Category Archives: Aviation

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Mayday: The Call for Cybersecurity Reform in Aviation

If the first big cybersecurity breach of 2018 has taught us anything, it’s that even multinational tech companies need help navigating the realm of cybersecurity. Intel knew about Spectre and Meltdown since June of 2017 and eight months of inactivity is not sufficient post-breach protocol.

If the tech industry is struggling to grasp cybersecurity’s severity, what does this mean for other industries? As tech and financial institutions recognize the importance of cybersecurity, other industries need to address the digital elephant in the room.

If we think about the most vulnerable industries to cyber-attack, the answer may both figuratively and literally fly over our heads. The aviation industry is one of those most influential industries in the global economy and one of the most susceptible right now to cyber-attack. As the number of digital components in the cockpit has increased, so too has the attack surface of all aircraft and air traffic control systems.

In the United States alone, the civil aviation industry accounts for over five percent of the US economy generating $1.6 trillion in economic activity per year. While a cyber-attack impacting the economy is frightening enough, the most alarming notion is that hackers have the ability to make airplanes vanish from radar systems or even crash. Even smaller scale cyber attacks can have a significant impact. A simple Denial-of-Service for airport services or flight delays can have massive cost implications and impact goods, people and information. With dollars and lives at risk, it’s important to understand where and why certain threat vectors in the aviation industry exist.

Mind the ‘air’ gap.

Traditionally, component parts and systems in aviation have been made up of air gapped technologies making them near to impossible to breach. As society has evolved and shifted to a more connected digital environment, we’ve seen a similar paradigm shift in aviation. Even critical components such as engines, hydraulics and flight management systems are now being monitored using IoT approaches to services. While this has made flying easier for pilots and cozier for passengers, it has also made systems exponentially more vulnerable to cyber-attack – specifically after switching from fly-by-wire to fly-by-wireless systems.

With fly-by-wireless technology, aircraft are controlled with fewer, more centralized units by

using higher throughput multicore, multiprocessor computers and commercial off-the-shelf components. While this increases efficiency, it also means that the aircraft, cockpit, cabin crew and passengers are using many of the same communications constituents. Wi-Fi, passenger information, avionics and more are all controlled by a centralized system making a single cyber-attack easier and all the more catastrophic. Not only that, but since aircraft parts are manufactured by different sources, malware could infiltrate these systems as early their journey through the supply chain.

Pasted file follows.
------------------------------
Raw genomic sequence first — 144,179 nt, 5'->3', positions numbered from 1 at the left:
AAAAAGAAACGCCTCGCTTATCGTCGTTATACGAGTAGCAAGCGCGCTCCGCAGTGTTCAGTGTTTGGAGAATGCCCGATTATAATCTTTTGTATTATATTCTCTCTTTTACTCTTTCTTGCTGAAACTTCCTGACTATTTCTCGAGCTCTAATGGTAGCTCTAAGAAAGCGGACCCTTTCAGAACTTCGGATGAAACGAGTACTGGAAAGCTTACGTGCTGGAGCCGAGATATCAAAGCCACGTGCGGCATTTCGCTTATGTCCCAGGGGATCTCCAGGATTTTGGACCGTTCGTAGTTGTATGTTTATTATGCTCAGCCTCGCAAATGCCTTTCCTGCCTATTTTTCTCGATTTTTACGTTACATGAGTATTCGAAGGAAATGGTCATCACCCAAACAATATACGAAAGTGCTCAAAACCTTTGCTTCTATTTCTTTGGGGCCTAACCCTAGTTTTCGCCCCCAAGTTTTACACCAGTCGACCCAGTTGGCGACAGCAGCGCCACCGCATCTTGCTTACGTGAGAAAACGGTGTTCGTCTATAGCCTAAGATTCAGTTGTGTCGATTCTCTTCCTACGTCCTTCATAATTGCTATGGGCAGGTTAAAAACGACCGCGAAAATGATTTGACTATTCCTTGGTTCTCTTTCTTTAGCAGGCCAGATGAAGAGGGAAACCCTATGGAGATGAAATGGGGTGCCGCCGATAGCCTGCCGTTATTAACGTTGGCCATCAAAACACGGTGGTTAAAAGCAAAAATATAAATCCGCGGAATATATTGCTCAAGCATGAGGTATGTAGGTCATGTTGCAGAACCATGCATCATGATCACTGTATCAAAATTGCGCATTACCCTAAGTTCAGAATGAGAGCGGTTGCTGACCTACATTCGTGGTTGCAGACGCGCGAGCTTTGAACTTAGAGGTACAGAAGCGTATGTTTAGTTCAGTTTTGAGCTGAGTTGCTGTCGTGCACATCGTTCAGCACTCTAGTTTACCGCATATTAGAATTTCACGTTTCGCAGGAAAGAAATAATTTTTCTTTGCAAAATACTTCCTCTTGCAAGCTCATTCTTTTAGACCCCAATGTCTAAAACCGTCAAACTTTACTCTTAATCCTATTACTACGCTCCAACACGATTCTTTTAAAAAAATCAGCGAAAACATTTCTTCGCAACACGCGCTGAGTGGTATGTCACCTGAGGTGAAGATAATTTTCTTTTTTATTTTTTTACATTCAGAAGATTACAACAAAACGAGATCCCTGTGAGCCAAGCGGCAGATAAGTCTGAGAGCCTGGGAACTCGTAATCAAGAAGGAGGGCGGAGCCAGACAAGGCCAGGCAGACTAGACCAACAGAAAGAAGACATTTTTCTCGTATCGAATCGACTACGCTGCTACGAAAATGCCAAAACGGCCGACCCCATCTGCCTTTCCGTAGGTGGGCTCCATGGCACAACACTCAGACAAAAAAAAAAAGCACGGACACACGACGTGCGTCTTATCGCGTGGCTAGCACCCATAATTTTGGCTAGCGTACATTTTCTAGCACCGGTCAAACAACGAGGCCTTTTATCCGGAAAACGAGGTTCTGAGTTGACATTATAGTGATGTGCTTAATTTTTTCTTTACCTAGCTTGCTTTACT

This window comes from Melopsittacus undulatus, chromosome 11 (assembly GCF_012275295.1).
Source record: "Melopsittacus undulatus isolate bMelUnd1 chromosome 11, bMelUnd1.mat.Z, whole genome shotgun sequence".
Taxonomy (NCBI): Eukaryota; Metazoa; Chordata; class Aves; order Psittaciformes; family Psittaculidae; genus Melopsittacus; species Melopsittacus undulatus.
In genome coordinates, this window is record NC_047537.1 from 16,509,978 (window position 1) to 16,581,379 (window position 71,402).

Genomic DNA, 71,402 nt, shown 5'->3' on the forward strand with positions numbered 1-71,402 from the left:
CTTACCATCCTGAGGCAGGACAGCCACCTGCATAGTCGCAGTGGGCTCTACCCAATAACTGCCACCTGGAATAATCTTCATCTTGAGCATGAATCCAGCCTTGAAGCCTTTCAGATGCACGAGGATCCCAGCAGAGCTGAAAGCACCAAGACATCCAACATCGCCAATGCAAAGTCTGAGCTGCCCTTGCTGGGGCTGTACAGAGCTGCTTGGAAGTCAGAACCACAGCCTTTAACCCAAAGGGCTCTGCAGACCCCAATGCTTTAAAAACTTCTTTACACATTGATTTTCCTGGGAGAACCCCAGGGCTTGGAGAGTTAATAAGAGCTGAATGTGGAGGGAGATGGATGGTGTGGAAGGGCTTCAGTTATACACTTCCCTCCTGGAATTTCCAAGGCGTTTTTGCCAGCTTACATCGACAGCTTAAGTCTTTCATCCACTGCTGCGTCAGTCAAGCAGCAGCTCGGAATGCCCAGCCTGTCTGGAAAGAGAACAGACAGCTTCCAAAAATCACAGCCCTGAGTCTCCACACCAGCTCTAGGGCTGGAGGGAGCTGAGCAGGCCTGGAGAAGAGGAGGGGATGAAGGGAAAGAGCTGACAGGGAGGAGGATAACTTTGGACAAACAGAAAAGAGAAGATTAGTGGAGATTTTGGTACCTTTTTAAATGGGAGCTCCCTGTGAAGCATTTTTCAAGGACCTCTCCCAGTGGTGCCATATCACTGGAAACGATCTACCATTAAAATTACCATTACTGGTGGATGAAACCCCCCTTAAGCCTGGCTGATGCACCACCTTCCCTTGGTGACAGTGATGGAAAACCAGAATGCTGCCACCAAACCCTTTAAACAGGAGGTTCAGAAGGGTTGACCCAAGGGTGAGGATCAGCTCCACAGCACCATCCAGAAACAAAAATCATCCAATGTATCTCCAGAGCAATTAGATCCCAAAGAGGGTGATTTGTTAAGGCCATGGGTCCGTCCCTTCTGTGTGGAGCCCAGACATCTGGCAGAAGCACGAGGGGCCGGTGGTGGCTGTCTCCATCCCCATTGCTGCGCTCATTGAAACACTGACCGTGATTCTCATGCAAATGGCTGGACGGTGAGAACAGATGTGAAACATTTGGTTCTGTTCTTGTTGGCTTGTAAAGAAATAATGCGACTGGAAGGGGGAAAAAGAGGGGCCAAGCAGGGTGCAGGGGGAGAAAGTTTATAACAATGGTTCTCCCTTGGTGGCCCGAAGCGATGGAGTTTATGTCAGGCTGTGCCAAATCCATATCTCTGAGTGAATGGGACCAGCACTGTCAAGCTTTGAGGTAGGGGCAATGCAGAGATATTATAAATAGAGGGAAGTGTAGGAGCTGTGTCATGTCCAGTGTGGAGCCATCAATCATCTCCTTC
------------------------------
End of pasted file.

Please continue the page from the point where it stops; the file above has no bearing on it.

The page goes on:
As aviation security measures struggle to keep up with aviation technology, a number of threat vectors have surfaced. The most common in the industry include: air traffic control, aircraft IP networks, aircraft communications addressing and reporting systems (ACARS), aircraft interfaces, reservations, document control, electronic flight bags (EFB) and baggage handling. Since all airline and airport operations differ slightly, determining to what level these vectors exist and how to protect them requires a Threat & Risk Assessment (TRA) and Risk Registry (RR). With a TRA conducted and RR in place, organizations can prepare cybersecurity methodology for both pre- and post- breach conditions.

Keep airways breach-free.

You can summarize an effective cybersecurity policy in two words: be proactive. Setting up pre-breach methodology is equally as important as having post-breach methodology in place. The greatest victory is the battle not fought and there is too much at stake for the aviation industry to wage war with cyber criminals.

The harsh reality is that airlines need to prioritize as it is too expensive to protect all assets from all threats. While a TRA and RR provide the framework for an airline’s individual security needs, the mercurial nature of cyber threats requires ongoing monitoring and maintenance of the methodology in place. Pre-breach methodology should follow international standards and consider the full breach picture by understanding the risk of data exposure, breach prevention and incident response.

In an ideal world, incident response wouldn’t be a part of breach methodology, but hackers are a cunning bunch. Defenses are sometimes broken and airlines need to be prepared. Post-breach methodology is about timely mitigation and since it takes businesses an average of 100 to 200 days to detect intrusion, timeliness seems to be a widespread issue.

The key to prevention and detection is ensuring technical controls are in place and that policies and procedures governing security practices are well communicated to protect and secure assets. The ability to detect and perform an incident response that follows a breach aids greatly in tightening security practices by identifying methods that will prevent further compromise in the future.